What is it?
The bench press is a compound upper-body pushing exercise that involves pushing weight upwards above the chest from a supine (back-lying) position. There are many variations of the bench press such as narrow-grip, wide-grip, incline and decline. Traditionally it is performed with a barbell or dumbbell weights.
More than just making those mirror muscles look good…
- Increases push strength
- Improves bone density in upper body
- One of the most effective upper-body muscle mass builders
- Increases your ability to pec dance (hahaha)
Main muscles worked
- Pectoralis major
- Latissimus dorsi
- Serratus anterior
- Other back, shoulder and chest muscles
Common errors and remedies
Flaring elbows – Probably the most common error we see in both bench press and push ups, flaring the elbows whilst bench pressing can lead to shoulder impingement. Having the elbows in this position also results in the bar sitting too high up on the chest towards the neck. Flared elbows occur when your elbows are 90 degrees out at the bottom of the press. This causes the humerus to squeeze your rotator cuff tendons against your AC joint as you lower the bar/dumbbells, leading to irritation and inflammation.
To avoid this tuck your elbows at about a 75 degree angle at the bottom of the press and keep the bar on your mid chest rather than up toward your neck.
Bent wrists – Bench pressing with bent wrists will likely lead to wrist pain and strain as the wrists are forced backwards when pressing and lowering the bar. Bending the wrists will also make more weight harder to press as less force is transferred from the main pushing muscles of the chest and arms into the bar.
Avoid wrist injuries by gripping the bar low in your hands, squeezing the bar to hold it in place and ensuring your wrists stay straight, in line with your forearm bones as you press and lower.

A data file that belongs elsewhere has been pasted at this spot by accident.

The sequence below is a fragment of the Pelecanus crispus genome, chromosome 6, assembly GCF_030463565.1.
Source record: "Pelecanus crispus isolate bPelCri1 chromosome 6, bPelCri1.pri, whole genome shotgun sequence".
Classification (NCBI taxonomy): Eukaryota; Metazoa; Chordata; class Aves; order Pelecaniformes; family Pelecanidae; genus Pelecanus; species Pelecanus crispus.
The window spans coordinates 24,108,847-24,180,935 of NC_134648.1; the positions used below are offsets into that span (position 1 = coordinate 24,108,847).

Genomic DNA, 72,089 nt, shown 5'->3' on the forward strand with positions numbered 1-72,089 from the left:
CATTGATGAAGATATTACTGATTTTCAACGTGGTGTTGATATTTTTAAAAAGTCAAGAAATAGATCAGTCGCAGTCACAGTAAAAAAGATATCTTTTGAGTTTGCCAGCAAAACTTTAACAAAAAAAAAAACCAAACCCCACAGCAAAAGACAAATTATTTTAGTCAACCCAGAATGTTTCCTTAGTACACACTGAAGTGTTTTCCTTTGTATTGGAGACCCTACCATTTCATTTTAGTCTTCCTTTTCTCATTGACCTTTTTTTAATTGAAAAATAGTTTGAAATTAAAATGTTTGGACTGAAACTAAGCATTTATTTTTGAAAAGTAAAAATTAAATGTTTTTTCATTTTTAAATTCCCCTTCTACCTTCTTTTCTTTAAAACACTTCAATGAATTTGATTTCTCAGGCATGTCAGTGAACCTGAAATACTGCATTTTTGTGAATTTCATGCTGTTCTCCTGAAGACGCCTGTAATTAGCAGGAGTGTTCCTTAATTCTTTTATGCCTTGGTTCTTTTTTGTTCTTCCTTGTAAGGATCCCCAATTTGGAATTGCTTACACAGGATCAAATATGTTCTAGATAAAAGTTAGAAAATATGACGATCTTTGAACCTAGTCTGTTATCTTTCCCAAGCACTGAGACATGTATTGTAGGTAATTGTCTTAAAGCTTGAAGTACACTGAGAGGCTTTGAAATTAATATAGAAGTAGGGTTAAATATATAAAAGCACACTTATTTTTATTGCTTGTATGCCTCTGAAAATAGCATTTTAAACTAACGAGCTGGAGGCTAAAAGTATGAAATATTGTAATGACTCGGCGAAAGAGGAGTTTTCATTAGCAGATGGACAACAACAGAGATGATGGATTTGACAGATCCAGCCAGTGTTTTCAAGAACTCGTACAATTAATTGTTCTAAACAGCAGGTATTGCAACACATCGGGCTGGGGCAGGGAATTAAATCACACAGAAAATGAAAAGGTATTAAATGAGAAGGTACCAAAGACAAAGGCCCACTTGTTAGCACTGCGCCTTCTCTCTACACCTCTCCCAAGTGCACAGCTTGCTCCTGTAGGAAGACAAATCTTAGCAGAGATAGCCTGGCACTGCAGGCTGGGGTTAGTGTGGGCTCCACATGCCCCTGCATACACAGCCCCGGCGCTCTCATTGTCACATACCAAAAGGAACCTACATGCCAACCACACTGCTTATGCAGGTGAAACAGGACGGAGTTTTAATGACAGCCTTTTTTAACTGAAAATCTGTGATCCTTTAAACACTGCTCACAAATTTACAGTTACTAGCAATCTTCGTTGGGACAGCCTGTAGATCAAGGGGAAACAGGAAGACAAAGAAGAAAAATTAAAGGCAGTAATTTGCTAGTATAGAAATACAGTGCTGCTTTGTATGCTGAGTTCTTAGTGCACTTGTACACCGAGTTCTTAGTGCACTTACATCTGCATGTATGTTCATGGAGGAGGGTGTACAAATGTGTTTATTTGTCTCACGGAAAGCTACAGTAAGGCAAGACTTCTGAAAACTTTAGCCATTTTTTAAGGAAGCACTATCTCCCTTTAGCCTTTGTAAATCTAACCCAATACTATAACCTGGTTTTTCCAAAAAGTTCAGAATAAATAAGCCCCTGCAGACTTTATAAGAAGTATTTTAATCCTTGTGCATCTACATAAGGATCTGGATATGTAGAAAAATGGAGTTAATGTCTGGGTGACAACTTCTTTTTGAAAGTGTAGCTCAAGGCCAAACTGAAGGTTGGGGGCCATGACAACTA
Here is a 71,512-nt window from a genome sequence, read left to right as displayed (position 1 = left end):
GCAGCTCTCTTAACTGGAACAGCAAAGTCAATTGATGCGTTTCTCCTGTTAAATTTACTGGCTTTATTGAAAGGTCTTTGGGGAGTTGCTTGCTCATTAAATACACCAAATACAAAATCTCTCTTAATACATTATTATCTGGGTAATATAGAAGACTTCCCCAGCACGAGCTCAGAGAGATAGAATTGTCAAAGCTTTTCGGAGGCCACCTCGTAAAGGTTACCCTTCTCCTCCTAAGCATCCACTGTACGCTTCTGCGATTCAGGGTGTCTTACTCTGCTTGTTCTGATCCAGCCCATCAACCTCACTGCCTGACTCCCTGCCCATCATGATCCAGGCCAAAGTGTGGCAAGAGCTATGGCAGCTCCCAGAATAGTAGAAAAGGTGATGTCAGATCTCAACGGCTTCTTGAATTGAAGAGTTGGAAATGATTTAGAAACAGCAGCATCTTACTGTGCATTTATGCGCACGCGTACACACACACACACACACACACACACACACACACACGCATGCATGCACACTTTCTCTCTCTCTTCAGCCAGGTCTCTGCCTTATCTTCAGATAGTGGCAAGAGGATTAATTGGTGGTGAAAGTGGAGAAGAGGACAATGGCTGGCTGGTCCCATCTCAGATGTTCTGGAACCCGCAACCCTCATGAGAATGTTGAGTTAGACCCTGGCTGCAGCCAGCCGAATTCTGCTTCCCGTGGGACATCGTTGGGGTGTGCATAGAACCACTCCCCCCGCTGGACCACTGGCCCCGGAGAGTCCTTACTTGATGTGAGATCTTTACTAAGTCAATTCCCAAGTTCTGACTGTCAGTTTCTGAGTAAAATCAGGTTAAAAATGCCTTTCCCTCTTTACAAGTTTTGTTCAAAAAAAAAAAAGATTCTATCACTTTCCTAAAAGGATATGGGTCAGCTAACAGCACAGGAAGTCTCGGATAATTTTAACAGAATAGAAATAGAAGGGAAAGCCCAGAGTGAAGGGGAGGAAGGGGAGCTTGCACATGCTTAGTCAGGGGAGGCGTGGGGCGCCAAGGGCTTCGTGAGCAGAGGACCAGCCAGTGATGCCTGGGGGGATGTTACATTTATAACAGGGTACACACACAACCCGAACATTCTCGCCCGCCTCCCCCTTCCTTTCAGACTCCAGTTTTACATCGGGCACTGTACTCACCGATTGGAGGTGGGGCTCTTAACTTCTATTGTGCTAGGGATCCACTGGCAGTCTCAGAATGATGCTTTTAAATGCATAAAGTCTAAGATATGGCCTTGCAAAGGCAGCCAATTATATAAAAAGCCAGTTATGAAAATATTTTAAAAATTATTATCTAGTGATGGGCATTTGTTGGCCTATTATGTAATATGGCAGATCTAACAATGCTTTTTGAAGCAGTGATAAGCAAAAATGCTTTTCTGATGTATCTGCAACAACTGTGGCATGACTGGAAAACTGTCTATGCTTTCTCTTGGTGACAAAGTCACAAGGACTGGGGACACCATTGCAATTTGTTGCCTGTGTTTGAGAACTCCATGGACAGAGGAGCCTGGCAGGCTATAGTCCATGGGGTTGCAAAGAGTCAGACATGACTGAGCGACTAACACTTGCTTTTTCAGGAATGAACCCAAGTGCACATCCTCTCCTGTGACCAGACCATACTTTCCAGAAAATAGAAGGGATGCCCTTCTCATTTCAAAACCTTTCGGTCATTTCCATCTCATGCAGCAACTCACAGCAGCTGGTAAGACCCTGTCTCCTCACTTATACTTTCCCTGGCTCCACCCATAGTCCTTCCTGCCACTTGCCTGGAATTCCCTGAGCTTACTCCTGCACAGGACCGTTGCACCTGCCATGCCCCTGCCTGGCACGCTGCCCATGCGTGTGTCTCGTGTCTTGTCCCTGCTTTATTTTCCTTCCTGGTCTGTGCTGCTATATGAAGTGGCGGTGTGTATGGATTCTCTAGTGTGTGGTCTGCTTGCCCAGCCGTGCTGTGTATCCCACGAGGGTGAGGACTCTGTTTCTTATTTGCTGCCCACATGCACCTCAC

Lifting feet off the floor – This usually occurs when the weight is too heavy and you lift the heels off the ground in an attempt to get that last little bit of push. When the feet come off the opposite occurs as you lose utilising your leg strength in the press.
Get more power in your press by grounding the feet firmly on the floor when you bench, heels under knees and feet shoulder-width apart for stability. Drive your feet into the floor and engage your glutes and quads when bench pressing for optimal power.
A few bench press variations for a slightly different focus
Single-arm swiss ball bench press – Awesome for engaging core stabilisers as well as the legs for a full-body strength and balance exercise. This one isn’t for pure strength in the chest as the weight will be a lot lighter than a standard barbell press. You’ll work glutes, hamstrings, abdominals, internal and external obliques and spinal erectors along with a host of other muscles including the usual chest and arm muscles. To perform this movement, bridge off a swiss ball with your shoulders, neck and head resting on the ball and feet flat on floor. Engage glutes and abdominals to stabilize the body and stop the torso and back from twisting as you work the DB press, one arm at time.
Palms facing in dumbbell press – Keeps shoulders in a safer position and emphasizes engagement of lats and triceps, as well as chest muscles. This press is similar to a regular DB bench press except the palms are facing inwards towards the body and elbows are tucked close to ribcage with the forearms travelling up in a straight line as the DB’s are pushed and lowered.
Standing chest press with resistance band – A great sport-specific exercise for those sports that involve pushing off movements. Recruits lots of core and leg muscles as well as chest, back and triceps. This exercise is performed by attaching the resistance band to a fixed unit, then stepping inside the band (if a loop band) and pressing the band away from you. A split stance works well for this one to keep balance and you can mix it up with single/double arm presses and different stances such as pressing whilst holding a deep lunge.
We hope your bench press month is going well.